Creating growth through innovation has become an increasingly important challenge to many companies. To develop a new product however means a constant compromise. A compromise between customer needs, concept, design, available technology, rules and regulations, cost of development and production, competitive positioning, potential distribution channels, resources to create awareness and ultimately what the customer and consumer is willing to pay.
After all these compromises, it may not be so strange that up to 80% of all new product launches fail. On the other side, many companies still don’t put in enough energy into truly understanding their customers’ needs and aspirations before the product is launched. Often the product development process ends up being more about proving the business case or adopting the prototype for production rather than about truly and competitively satisfying relevant customer needs. Even more so, out of all of the ideas coming up in the process, only a few survive. What really happens on the way?
David Owens, professor at Vanderbilt’s Graduate School of Management, has shared a few thoughts about innovation and frustration during his career. He specializes in management, innovation and design and has been featured in New York Times and Wall Street Journal. In his book (from 2012, but still very relevant) ”Creative People Must be Stopped – 6 ways we kill innovation” he identified six domains of constraints to innovation – each one with a ‘fix it’ component.
Here is a short video from YouTube that summarizes it nicely…
As a summary, the six domains of constraints to innovation, are:
1. The Individual
Individuals not generating enough good ideas, which is the raw material of innovation. How to fix? Improve the cognitive ability of the relevant individuals to recognize and generate new ideas.
2. The Group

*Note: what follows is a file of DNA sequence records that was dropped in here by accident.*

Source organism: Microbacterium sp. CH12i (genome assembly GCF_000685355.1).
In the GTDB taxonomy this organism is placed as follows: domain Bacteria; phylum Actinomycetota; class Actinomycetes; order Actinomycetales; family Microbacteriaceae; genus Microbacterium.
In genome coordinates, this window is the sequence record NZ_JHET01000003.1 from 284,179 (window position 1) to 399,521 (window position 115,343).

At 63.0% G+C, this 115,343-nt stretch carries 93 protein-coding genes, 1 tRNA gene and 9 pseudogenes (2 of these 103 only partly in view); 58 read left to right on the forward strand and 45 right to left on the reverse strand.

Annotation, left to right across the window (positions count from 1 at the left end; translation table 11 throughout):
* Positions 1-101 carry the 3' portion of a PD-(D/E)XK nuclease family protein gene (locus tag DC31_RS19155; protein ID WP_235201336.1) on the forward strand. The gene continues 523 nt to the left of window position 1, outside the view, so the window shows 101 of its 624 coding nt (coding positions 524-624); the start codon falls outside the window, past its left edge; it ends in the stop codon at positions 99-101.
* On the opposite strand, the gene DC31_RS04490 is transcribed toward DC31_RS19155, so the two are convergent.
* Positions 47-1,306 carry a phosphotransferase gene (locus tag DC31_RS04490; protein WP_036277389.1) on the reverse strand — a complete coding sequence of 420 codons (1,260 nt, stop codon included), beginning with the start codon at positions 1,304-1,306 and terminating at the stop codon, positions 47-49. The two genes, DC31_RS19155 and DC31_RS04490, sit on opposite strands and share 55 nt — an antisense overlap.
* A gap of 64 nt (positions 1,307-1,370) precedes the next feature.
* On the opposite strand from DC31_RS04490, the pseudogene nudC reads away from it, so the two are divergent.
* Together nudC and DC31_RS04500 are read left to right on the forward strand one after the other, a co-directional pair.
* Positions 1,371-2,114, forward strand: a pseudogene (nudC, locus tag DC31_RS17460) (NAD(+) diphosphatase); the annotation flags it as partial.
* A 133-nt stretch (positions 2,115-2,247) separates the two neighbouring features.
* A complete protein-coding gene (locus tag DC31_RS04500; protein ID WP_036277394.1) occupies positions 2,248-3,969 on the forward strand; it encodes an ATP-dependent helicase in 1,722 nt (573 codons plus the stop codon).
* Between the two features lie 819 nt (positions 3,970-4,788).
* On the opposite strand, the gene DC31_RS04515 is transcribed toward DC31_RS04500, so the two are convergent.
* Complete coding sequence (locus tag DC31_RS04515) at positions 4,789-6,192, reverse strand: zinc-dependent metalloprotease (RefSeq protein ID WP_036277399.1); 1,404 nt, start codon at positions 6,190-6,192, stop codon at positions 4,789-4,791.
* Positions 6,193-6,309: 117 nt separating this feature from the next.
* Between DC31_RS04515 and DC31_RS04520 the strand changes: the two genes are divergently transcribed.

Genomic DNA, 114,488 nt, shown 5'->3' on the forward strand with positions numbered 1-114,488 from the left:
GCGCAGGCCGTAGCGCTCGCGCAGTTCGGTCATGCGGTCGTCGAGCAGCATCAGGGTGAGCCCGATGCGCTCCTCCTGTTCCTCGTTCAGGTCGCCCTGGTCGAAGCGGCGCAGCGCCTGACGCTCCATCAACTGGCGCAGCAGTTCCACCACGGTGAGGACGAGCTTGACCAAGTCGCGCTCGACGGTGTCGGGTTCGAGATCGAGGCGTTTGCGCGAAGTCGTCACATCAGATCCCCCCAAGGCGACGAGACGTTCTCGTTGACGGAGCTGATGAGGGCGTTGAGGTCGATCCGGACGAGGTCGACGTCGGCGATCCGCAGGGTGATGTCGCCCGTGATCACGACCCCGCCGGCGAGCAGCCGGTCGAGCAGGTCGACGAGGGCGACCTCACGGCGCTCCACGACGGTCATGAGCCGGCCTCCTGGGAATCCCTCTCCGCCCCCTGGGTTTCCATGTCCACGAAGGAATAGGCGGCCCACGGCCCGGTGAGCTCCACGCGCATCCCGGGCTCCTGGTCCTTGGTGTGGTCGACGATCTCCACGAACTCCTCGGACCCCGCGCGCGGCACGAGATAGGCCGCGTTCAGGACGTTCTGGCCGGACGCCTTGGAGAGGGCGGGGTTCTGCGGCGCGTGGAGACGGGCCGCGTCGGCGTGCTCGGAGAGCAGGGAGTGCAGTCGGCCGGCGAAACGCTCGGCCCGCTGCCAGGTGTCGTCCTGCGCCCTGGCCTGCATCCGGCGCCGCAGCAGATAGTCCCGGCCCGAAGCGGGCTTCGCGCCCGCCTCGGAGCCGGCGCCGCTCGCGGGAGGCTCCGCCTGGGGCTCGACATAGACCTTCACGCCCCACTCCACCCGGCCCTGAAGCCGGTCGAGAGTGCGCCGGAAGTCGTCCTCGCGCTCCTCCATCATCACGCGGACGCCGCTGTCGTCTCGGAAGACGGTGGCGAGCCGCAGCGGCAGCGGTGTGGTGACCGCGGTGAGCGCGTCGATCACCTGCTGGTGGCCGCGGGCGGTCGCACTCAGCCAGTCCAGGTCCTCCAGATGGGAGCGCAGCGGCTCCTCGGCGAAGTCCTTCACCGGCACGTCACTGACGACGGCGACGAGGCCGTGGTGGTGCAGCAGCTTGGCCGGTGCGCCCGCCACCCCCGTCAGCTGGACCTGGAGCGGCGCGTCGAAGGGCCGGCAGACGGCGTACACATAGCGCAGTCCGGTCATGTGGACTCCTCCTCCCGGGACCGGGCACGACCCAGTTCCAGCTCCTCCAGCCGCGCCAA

Groups allow negative emotions to derail the process of evaluating and implementing new ideas. How to fix? Design the groups processes and culture to support collaboration, open communication and risk-taking.
3. The Organization
Organizations are designed for routine and consistent outputs, and innovation as such threatens that. How to fix? Strategy and structure to be changed in ways that support risk-taking and development of new initiatives.
4. The Industry
Whole industries are oriented towards the needs and wants of today’s markets and customers can be resistant to ideas that alter the economic status quo. How to fix? Clearly demonstrate the market/customer the value and utility of the new idea.
5. The Society
Society can reject or regulate new ideas inconsistent with norms, ethics and member’s sense of identity. How to fix? Show relevant parts of society that the new ideas are legitimate and show it in terms that are already accepted.
6. The Technology
New technologies takes time, resources and expertise to develop and commercialize. How to fix? Create and support new technologies supported by significant investments in research, development and commercialization.
As easy as that? Maybe not, but still interesting and relevant to think about.
Source: Creative People Must Be Stopped. 6 Ways We Kill Innovation (Even Without Trying), by David Owens (from 2012, but still very valid).